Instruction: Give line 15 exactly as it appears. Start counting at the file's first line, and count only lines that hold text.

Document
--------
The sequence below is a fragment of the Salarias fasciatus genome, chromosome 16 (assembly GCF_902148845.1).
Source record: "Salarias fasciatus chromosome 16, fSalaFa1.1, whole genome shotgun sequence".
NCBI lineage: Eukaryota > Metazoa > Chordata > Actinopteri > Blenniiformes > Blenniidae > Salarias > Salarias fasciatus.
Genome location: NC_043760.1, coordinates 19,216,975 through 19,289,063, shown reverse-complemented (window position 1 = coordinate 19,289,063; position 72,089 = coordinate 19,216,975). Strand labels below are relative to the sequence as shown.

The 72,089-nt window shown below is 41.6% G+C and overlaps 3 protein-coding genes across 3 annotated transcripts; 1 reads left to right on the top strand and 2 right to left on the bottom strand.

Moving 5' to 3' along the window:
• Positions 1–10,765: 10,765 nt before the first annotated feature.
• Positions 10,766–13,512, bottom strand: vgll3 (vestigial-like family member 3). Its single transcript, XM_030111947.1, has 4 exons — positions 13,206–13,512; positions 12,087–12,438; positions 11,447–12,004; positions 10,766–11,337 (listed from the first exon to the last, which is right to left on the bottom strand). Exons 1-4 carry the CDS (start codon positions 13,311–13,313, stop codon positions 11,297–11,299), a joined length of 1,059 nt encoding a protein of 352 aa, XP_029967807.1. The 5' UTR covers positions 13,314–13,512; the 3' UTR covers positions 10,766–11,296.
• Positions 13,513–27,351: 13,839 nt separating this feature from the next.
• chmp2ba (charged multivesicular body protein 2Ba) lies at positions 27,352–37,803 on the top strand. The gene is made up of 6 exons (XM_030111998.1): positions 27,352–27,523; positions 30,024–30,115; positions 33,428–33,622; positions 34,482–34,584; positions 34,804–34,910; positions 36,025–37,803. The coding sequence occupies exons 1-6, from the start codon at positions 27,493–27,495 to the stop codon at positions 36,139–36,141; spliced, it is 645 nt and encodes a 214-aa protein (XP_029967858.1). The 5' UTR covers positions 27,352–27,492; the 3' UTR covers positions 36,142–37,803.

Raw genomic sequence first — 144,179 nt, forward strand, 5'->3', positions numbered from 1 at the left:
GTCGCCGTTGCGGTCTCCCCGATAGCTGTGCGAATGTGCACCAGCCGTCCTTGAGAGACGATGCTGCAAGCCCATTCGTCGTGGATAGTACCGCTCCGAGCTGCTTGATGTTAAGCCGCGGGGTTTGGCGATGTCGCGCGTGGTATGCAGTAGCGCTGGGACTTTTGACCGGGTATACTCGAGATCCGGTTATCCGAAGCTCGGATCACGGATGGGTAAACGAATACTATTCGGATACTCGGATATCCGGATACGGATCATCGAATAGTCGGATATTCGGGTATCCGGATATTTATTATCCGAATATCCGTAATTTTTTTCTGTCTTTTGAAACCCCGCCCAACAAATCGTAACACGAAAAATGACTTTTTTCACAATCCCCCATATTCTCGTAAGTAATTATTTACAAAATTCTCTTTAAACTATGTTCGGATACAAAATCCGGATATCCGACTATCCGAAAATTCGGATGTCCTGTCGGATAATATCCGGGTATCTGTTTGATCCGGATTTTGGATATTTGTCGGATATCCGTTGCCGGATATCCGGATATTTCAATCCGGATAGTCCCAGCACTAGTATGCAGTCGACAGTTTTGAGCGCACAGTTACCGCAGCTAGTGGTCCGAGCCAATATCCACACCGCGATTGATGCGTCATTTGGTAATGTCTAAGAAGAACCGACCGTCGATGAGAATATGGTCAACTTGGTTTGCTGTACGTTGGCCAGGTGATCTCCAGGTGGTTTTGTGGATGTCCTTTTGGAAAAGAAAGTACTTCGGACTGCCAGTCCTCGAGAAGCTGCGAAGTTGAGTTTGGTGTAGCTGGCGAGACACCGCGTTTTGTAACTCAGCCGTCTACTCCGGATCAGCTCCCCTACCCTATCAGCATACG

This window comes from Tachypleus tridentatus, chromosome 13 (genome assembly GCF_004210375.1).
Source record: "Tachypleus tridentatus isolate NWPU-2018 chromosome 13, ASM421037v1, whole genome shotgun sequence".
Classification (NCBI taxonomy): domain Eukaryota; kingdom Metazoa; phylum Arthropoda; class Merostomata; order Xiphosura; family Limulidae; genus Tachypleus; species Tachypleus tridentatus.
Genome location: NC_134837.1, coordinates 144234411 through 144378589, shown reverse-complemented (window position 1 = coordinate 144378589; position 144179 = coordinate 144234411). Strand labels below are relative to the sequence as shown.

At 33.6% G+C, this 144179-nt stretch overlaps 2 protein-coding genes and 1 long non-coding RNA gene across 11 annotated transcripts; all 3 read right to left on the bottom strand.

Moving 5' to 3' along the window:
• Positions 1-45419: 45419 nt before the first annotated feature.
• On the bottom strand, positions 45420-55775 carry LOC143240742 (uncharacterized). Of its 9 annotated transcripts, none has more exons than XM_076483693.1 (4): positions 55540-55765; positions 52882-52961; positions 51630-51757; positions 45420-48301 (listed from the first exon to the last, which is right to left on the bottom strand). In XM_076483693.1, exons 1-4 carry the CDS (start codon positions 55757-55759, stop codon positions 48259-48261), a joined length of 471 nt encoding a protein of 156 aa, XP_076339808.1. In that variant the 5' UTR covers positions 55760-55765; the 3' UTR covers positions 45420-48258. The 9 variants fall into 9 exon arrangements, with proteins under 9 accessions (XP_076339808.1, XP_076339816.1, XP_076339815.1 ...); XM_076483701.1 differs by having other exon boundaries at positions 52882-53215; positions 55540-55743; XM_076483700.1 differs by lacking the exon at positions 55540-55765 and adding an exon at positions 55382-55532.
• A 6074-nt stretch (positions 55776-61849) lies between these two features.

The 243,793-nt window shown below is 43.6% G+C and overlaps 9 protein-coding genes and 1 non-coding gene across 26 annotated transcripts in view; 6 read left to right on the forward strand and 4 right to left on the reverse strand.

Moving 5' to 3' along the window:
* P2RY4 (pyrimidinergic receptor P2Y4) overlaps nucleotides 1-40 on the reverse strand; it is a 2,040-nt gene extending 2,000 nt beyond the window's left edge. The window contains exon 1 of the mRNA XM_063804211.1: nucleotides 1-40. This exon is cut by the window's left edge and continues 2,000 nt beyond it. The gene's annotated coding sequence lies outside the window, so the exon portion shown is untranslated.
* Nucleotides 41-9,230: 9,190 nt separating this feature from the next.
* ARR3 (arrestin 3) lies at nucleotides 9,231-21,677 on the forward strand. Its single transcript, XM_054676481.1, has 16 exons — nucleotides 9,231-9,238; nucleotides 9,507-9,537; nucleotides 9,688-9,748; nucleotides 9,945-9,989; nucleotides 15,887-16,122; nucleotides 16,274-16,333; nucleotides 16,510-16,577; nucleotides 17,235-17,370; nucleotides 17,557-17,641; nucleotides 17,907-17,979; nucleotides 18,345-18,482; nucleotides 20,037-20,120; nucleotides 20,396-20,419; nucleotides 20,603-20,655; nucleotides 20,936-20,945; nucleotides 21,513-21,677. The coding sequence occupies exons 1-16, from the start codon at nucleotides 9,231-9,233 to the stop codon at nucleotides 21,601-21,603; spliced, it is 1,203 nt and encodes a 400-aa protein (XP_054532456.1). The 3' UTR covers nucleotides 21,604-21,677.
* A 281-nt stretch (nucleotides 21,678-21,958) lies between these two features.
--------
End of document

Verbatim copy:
Classification (NCBI taxonomy): domain Eukaryota; kingdom Metazoa; phylum Arthropoda; class Merostomata; order Xiphosura; family Limulidae; genus Tachypleus; species Tachypleus tridentatus.